Rangers And Zibanejad Announce Arbitration Asks
Mika Zibanejad is scheduled for salary arbitration with the New York Rangers on July 25 – and time is fleeting for them to get a contract done before then. Elliotte Friedman reported their asking prices this morning – with Zibanejad has asking for $5.35 million and the team offering $4.1 million.
Zibanejad ask: $5.35M...NYR offer: $4.1M— Elliotte Friedman (@FriedgeHNIC) July 23, 2017
Since his two year, $5.25 million contract ($2.625 million cap hit) expired at the conclusion of this season, the Rangers have to establish whether they are seeking a short-term bridge deal or a long-term extension with Zibanejad.
It’s been speculated that his next contract’s average annual value would fall between $4.5 million and $5.5 million, which could resemble the five year, $25 million contract that Derick Brassard signed with the Rangers in 2014 – before being traded to the Senators for Zibanejad.
The expectation is that the 24-year-old balanced center can grow into the role on the first-line to replace Derek Stepan, who was traded to the Arizona Coyotes to start this offseason.
Zibanejad has displayed his capabilities throughout his career, including in his first season in New York – despite it being shortened due to a fractured fibula. Even through the challenges of adjusting to a new team and losing part of his season due to injury, he still managed to accumulate 37 points (14 goals, 23 assists) in 56 regular season games. He further impressed in his first playoff appearance with the Blueshirts, scoring 9 points (two goals, seven assists) in 12 games.
As much as the Rangers may prefer a lower-risk, short-term bridge deal it would likely cost them in the future. If the Rangers did sign Zibanejad to a contract with an average annual value of $4.1 million, it would likely be a short-term deal that only extends for one or two seasons. These types of contracts are often created for the player to prove their worth to the team (which is why they are referred to as “show me” deals).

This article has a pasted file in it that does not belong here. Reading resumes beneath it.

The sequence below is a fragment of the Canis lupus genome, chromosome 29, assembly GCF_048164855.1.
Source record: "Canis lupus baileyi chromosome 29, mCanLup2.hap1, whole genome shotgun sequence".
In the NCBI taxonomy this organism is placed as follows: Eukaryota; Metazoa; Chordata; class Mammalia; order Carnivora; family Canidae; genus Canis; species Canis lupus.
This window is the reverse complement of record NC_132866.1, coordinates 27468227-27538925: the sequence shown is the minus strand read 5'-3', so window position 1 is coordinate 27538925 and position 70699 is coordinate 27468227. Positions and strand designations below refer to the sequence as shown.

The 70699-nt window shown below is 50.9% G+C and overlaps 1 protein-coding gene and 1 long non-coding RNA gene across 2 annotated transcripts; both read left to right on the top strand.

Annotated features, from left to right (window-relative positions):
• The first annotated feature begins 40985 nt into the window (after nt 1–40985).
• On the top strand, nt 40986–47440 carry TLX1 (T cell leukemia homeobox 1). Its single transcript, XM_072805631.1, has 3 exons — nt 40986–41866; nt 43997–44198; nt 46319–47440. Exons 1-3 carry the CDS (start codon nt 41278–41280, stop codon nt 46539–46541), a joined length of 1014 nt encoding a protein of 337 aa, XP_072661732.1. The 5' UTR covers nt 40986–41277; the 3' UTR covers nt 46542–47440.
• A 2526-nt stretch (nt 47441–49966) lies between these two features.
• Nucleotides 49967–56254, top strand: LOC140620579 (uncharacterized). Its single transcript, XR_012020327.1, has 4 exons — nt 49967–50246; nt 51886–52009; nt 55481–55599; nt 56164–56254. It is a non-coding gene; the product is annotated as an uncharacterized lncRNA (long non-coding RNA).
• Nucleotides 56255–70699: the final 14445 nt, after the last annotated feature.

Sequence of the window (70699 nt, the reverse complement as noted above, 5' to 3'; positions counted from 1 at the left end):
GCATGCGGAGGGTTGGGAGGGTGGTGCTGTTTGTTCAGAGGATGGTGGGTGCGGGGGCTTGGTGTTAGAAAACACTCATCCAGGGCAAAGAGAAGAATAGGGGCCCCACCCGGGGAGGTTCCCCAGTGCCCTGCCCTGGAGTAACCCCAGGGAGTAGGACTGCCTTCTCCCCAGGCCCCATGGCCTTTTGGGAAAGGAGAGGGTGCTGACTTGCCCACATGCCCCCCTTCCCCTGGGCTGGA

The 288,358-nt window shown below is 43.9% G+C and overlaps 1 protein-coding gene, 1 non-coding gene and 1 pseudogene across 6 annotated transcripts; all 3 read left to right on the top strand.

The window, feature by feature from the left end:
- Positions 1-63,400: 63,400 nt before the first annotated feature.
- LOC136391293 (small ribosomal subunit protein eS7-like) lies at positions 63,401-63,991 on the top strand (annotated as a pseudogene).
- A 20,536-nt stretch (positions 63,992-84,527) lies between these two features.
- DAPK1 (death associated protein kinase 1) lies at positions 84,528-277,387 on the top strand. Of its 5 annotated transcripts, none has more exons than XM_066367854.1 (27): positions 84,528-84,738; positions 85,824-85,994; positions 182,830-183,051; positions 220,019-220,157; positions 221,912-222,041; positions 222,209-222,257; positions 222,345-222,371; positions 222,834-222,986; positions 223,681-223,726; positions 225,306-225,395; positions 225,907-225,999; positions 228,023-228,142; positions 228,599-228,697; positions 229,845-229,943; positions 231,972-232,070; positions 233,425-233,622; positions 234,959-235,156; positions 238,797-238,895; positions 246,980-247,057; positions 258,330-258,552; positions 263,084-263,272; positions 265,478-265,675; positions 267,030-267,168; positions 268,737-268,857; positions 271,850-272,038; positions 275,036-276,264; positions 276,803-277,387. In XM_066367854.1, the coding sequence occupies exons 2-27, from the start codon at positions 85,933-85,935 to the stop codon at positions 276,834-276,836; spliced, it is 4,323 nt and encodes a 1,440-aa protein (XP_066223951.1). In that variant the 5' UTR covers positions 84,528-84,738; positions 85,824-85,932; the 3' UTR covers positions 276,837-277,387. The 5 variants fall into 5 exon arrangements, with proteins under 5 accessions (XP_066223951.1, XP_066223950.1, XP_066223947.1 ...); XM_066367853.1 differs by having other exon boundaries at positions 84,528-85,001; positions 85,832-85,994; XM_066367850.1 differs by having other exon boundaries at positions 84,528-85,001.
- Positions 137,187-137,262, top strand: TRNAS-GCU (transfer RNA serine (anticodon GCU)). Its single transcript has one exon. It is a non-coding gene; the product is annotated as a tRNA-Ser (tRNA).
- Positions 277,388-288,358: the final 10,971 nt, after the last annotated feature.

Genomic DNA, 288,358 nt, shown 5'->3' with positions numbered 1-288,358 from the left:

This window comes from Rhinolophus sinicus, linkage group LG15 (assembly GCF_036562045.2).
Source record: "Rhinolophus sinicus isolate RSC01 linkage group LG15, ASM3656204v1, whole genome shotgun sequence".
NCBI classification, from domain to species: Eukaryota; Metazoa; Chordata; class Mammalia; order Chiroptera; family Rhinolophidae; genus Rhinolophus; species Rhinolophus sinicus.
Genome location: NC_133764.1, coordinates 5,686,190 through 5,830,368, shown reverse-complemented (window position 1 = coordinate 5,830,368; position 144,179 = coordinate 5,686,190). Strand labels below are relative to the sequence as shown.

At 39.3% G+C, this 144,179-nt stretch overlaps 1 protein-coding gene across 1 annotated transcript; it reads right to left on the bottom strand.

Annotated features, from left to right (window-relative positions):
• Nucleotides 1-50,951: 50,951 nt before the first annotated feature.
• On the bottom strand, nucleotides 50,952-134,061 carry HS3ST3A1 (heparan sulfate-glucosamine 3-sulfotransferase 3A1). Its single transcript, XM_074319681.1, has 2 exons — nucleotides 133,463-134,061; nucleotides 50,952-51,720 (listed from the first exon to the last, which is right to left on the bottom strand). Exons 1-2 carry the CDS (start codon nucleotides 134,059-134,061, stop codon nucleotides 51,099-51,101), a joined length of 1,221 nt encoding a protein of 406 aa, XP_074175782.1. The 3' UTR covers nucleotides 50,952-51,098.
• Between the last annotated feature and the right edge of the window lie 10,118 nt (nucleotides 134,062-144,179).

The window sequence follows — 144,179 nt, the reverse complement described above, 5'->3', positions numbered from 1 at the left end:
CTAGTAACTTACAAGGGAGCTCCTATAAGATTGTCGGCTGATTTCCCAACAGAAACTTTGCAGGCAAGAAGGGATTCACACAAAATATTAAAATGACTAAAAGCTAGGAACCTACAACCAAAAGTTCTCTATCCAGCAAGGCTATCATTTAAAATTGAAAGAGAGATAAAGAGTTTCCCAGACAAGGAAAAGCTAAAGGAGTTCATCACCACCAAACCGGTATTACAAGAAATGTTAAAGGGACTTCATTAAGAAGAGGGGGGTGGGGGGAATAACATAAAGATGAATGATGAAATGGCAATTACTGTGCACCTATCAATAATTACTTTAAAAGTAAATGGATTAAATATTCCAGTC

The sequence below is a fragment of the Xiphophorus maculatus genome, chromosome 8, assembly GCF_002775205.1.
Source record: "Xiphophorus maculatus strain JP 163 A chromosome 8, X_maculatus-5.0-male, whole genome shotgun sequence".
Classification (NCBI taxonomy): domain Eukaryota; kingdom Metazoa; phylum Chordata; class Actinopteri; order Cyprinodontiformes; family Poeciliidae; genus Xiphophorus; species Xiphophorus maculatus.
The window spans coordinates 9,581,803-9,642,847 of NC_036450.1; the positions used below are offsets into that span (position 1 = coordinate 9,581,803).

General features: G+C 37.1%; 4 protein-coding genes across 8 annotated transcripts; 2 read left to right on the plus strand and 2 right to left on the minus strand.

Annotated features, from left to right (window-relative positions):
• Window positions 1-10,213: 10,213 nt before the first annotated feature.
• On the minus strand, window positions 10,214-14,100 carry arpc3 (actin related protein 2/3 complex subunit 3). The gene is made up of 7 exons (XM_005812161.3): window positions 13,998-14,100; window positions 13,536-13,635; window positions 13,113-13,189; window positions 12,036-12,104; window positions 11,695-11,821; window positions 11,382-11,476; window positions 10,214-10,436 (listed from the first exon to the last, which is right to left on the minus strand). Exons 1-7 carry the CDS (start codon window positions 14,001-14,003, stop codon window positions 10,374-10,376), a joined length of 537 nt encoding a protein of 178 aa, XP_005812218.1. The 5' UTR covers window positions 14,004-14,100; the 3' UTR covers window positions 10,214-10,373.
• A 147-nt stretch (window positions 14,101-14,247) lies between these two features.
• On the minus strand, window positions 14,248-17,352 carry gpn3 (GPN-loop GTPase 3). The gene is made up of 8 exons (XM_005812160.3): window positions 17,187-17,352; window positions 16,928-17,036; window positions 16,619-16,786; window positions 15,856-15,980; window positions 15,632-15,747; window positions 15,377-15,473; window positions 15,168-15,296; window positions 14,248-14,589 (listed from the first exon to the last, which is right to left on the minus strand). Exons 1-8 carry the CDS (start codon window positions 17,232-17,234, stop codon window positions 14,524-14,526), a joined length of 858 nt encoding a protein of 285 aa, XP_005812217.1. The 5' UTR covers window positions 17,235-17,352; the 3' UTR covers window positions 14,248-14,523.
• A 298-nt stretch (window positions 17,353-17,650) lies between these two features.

Although Zibanejad has only played one season in New York, he displayed his abilities and potential. Plus, he’s demonstrated his skill throughout his career in Ottawa. At this point, a “show me” contract seems unnecessary and costly – since it would force them to overpay him past his prime, which was a concern with the Stepan contract and a major factor in why they moved him this offseason.
However, bridge-deal does not always result in this outcome, as (then 24-year-old) Nazem Kadri signed a one year, $4.1 million contract before agreeing on a 6-year, $27 million extension ($4.5 million cap hit) the following season. Since this is not always the case, and has not been in Rangers recent history, it is not a risk worth taking.
Trading Stepan meant that Zibanejad is going to assume the role as the team’s first-line center. Such an integral part of this team is not traded without a long-term plan in place, and that plan clearly involves Zibanejad. Expanding his role, especially when it is time for a contract extension, could make the player demand a more significant contract – hence his asking price of $5.35 million.
If the Rangers can lower his asking price, but offer a substantial term, his next contract could resemble Kadri’s current six-year deal. If a long-term extension calls for a higher AAV, other comparables could include Brayden Schenn, who signed a four-year contract that carries a $5.125 million cap hit when he was 24; Reilly Smith who signed a five year, $25 million extension when he was 25; and Brassard’s five-year, $25 million contract that he signed with the Rangers when he was 26.
Zibanejad and the Rangers only submit these offers as openings to their negotiations, so there is leeway for both to come to a resolution – ideally before the arbitration process formally begins. As it stands, there is a significant disparity in their offers, but not enough for it to be concerning. Zibanejad’s asking price is actually closer to what has been anticipated for his contract extension, therefore a long-term extension that runs through his prime at a reasonable cost should be expected.